K Rations were developed in 1941 when the U.S. War department tasked Dr. Ancel Keys with designing a non-perishable, ready-to-eat meal that could fit in a soldier’s pocket as a short-duration, individual ration. Keys did his research at a local supermarket, choosing foods that were inexpensive but high in caloric content. He purchased hard biscuits, hard candy, dry sausages and chocolate bars. His initial k ration weighed in at 28 ounces and packed a whopping 3,200 calories. The rations were tested on soldiers who gave uniformly low ratings for their taste but said that they did relieve hunger and provide energy for the days tasks. Due to the lack of balance in these meals, they were intended for short duration activities only. In fact, they were recommended for a maximum of only 15 meals before the soldiers were to be put on the more balanced ‘A’ or ‘B’ field rations.

The makeup of the K ration evolved and was first put in use in 1942. At that time, they were assigned to U.S. Airborne troops on an experimental basis. Initial reports of this evolved K ration were favorable. The tests were held in a variety of conditions for three day periods. After the testing, the soldiers were tested and found to be healthy. Based on these findings, the use of the K ration became widespread through the armed forces. (It should be noted that these tests were performed on optimal conditions -without the stresses of rugged terrain, heavy packs or combat conditions so that the decision to roll out the K rations was based on conditions that an adventurous hiker might encounter rather than a soldier under fire.) As the war geared up for the United States, the idea of a K ration as a short term ration for soldiers fell by the wayside and became a staple of many soldiers fighting on the front lines.

As WWII continued and winded down, it became obvious that the K ration had problems – especially when used as a long term food source by the soldiers. Problems included the lack of vitamin content and the fact that even these high calorie levels were insufficient for a soldier working all day in combat conditions. The other problem was the monotony of the meals. K rations were all the same so soldiers were forced to eat the same identical foods day in and day out. In spite of these issues, the K ration remained the common food source for the military for the duration of the war – including for troops fighting in the most extreme of conditions.

So what was actually in a K ration package?

K ration packages were broken into three containers – one for breakfast, one for lunch and one for dinner.

Breakfast Unit: canned entree (chopped ham and eggs, veal loaf), biscuits, a dried fruit bar or cereal bar, Halazone water purification tablets, a 4-pack of cigarettes, chewing gum, instant coffee, and sugar (granulated, cubed, or compressed).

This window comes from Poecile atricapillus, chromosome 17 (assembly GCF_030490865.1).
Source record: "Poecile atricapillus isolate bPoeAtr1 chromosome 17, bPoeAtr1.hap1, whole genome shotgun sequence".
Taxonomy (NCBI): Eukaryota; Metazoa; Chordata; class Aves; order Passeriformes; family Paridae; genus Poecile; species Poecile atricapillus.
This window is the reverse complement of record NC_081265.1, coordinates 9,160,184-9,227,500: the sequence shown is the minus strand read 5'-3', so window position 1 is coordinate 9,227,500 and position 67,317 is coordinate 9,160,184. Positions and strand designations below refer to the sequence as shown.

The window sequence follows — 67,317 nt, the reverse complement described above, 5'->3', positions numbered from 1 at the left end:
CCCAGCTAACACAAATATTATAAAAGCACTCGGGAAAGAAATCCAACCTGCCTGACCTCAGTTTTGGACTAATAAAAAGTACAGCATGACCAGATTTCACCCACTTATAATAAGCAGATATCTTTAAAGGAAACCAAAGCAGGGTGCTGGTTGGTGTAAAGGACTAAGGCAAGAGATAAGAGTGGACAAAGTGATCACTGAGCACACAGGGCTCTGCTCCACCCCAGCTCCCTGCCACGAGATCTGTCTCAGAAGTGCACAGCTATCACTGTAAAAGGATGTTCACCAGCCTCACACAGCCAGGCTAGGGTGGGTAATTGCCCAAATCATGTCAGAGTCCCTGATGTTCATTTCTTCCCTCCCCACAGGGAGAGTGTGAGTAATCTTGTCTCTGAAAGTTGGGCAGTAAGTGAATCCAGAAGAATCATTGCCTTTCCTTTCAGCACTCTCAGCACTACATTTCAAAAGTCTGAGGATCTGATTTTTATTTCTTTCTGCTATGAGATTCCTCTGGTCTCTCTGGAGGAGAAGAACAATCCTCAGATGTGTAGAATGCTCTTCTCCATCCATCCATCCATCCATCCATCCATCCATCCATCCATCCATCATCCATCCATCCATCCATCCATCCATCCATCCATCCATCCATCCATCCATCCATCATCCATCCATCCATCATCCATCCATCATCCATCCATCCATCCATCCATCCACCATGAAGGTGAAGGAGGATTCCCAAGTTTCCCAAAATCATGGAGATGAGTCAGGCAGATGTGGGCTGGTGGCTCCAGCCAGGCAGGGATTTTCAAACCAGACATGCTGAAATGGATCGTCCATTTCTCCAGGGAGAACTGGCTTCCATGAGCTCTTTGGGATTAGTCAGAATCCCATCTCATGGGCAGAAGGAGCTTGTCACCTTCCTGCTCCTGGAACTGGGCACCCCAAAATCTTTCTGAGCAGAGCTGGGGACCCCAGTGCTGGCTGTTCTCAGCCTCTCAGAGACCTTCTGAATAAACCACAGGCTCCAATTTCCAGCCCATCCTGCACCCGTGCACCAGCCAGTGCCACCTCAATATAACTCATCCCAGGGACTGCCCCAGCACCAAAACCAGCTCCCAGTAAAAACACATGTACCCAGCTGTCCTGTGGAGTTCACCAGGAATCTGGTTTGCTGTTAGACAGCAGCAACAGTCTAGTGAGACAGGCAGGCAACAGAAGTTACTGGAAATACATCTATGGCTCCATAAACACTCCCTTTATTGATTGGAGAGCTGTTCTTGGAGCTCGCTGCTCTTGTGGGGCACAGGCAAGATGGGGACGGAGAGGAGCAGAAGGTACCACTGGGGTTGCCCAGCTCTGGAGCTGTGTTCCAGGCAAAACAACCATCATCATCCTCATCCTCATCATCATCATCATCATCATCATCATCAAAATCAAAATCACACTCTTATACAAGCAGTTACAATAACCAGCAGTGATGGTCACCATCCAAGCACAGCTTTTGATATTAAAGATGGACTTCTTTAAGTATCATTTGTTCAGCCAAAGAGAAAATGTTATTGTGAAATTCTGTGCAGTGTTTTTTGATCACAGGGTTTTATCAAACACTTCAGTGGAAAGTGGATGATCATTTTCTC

Lunch Unit: canned entree (processed cheese, ham, or ham & cheese), biscuits, 15 malted milk tablets (early) or 5 caramels (late), sugar (granulated, cubed, or compressed), salt packet, a 4-pack of cigarettes and a book of matches, chewing gum, and a powdered beverage packet (lemon (c.1940), orange (c.1943), or grape (c.1945) flavor).

Supper Unit: canned meat, consisting of either chicken pate, pork luncheon meat with carrot & apple (1st issue), beef & pork loaf (2nd issue), or sausages; biscuits; a 2-ounce D ration emergency chocolate bar, Tropical bar, or (in temperate climates) commercial sweet chocolate bar; a packet of toilet paper tissues; a 4-pack of cigarettes; chewing gum, and a bouillon soup cube or powder packet.

The K rations were produced by the Cracker Jack company and fit in a box about the same size as a commercial Cracker Jack box. Each box contained all three meals and represented a caloric intake of between 2,830 and 3,000 calories depending on the components that were used. K rations were so integrated into the Army’s food plans that the U.S. Army M-1943 herringbone twill (HBT) fatigue uniform had simplified, but large, pockets that were designed to be able to hold a K-Ration box.

Due to its nutritional deficiencies, the K ration was abandoned after WWII in favor of more varied and nutritionally balanced rations. But during the war, it did serve its purpose in keeping U.S. soldiers fed on a daily basis under battlefield conditions. Author Resource:- World War II was a true World War with fighting and involvement from most countries. It was a long and hard fought war.

For true unadulterated stories of the war taken at the front lines, you need to check out the WWII Newsreel Collection, delivering hours of actual footage of events of the war.

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